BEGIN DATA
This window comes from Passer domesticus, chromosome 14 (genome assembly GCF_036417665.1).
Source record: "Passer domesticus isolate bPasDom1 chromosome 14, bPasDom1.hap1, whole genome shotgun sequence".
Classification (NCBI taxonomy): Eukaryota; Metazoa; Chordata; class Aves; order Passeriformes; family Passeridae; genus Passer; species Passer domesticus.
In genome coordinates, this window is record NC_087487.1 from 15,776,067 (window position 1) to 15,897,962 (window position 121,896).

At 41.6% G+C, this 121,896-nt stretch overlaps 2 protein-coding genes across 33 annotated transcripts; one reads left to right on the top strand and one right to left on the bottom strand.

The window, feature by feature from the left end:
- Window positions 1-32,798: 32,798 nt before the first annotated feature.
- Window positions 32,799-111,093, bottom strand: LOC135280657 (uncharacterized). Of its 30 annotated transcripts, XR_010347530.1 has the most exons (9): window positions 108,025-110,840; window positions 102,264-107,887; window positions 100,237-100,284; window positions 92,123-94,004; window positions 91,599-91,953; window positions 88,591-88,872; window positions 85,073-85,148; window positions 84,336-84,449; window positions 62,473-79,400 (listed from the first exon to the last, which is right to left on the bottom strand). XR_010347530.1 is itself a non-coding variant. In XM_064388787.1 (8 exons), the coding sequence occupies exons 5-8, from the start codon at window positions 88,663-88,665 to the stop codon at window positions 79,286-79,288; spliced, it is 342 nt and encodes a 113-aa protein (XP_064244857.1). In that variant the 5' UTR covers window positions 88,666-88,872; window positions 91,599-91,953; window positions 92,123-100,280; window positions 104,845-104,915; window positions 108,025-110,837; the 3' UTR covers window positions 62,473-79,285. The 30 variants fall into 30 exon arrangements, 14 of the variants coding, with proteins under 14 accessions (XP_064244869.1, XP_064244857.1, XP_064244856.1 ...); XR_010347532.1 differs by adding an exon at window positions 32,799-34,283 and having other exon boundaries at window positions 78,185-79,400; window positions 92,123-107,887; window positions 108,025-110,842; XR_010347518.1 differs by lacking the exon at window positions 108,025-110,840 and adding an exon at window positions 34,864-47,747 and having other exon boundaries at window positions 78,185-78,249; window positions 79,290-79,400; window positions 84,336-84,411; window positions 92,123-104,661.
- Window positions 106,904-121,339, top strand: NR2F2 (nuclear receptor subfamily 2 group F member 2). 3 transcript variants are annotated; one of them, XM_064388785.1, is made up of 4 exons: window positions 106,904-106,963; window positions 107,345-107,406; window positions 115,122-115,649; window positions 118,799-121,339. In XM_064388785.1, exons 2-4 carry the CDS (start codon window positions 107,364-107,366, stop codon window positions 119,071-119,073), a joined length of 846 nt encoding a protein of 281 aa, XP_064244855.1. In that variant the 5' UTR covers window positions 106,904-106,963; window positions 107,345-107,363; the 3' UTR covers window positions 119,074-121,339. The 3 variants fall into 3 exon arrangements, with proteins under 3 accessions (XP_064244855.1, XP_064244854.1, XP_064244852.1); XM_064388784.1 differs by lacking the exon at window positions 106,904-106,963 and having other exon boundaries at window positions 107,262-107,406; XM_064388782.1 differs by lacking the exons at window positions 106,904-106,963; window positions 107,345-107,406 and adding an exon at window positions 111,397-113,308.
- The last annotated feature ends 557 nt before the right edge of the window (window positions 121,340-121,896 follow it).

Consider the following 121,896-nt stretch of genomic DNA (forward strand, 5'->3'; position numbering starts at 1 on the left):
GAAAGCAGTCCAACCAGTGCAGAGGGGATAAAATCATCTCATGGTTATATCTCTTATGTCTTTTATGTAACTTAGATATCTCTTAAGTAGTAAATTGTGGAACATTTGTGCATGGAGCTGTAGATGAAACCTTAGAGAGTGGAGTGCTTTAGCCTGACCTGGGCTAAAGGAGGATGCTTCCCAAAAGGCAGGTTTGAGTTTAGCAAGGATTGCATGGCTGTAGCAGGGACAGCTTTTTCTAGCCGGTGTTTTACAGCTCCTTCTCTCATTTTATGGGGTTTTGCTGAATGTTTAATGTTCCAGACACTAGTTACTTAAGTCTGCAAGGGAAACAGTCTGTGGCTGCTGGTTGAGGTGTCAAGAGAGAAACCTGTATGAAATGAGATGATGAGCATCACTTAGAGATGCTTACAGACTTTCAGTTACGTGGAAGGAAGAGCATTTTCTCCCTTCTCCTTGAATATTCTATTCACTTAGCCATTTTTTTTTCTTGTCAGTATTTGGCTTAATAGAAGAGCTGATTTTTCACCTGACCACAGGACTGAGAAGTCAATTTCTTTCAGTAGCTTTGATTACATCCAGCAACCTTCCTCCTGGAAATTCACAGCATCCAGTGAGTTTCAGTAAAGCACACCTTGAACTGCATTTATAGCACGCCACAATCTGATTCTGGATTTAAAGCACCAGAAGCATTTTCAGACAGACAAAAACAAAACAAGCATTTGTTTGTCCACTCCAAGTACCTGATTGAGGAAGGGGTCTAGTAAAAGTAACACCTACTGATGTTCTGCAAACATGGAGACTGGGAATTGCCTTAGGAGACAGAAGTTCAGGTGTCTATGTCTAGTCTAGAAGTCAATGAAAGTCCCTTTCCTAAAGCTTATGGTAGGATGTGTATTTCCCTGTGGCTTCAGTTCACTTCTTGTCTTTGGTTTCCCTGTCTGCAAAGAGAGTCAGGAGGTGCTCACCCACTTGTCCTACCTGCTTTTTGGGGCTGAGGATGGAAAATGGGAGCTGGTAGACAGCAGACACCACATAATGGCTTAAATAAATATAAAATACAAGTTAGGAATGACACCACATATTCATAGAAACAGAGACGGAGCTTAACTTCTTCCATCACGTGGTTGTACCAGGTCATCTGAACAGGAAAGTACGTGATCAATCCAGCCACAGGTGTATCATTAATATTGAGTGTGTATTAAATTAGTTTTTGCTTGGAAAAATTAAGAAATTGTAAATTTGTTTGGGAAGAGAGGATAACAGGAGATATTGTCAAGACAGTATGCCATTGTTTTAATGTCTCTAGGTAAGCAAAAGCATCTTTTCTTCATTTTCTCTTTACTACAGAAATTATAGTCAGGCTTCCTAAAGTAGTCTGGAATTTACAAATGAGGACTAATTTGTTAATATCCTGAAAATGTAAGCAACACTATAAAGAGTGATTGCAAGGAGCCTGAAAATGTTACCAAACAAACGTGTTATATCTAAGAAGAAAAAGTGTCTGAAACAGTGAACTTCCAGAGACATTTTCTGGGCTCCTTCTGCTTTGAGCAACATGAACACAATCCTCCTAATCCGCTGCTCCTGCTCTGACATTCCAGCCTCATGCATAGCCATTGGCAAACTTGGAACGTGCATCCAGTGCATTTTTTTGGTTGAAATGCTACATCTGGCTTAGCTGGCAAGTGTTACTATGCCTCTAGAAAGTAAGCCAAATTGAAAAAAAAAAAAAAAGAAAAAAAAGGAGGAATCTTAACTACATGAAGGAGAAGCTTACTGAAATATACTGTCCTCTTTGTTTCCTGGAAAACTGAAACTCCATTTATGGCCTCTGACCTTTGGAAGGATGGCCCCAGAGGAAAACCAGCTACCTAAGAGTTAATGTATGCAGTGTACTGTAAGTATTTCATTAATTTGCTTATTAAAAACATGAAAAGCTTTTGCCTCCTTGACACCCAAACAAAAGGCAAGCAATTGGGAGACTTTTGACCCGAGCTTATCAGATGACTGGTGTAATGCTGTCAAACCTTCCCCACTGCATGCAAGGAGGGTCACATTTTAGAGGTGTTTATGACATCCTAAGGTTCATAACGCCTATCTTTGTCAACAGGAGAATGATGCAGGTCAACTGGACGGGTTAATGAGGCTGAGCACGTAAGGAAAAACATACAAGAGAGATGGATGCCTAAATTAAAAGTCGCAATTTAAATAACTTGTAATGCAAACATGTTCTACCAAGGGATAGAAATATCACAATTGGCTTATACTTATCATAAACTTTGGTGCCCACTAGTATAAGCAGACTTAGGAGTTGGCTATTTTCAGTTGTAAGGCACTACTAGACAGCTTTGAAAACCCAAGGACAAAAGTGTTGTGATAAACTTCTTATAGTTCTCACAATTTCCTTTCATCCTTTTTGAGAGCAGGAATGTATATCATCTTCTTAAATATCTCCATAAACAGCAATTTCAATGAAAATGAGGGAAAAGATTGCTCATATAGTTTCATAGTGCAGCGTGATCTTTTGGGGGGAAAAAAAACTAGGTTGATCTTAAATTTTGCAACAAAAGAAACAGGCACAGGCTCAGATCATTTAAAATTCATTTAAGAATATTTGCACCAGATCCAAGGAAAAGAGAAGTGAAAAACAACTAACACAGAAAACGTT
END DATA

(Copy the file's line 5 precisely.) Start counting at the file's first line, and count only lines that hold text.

At 41.6% G+C, this 121,896-nt stretch overlaps 2 protein-coding genes across 33 annotated transcripts; one reads left to right on the top strand and one right to left on the bottom strand.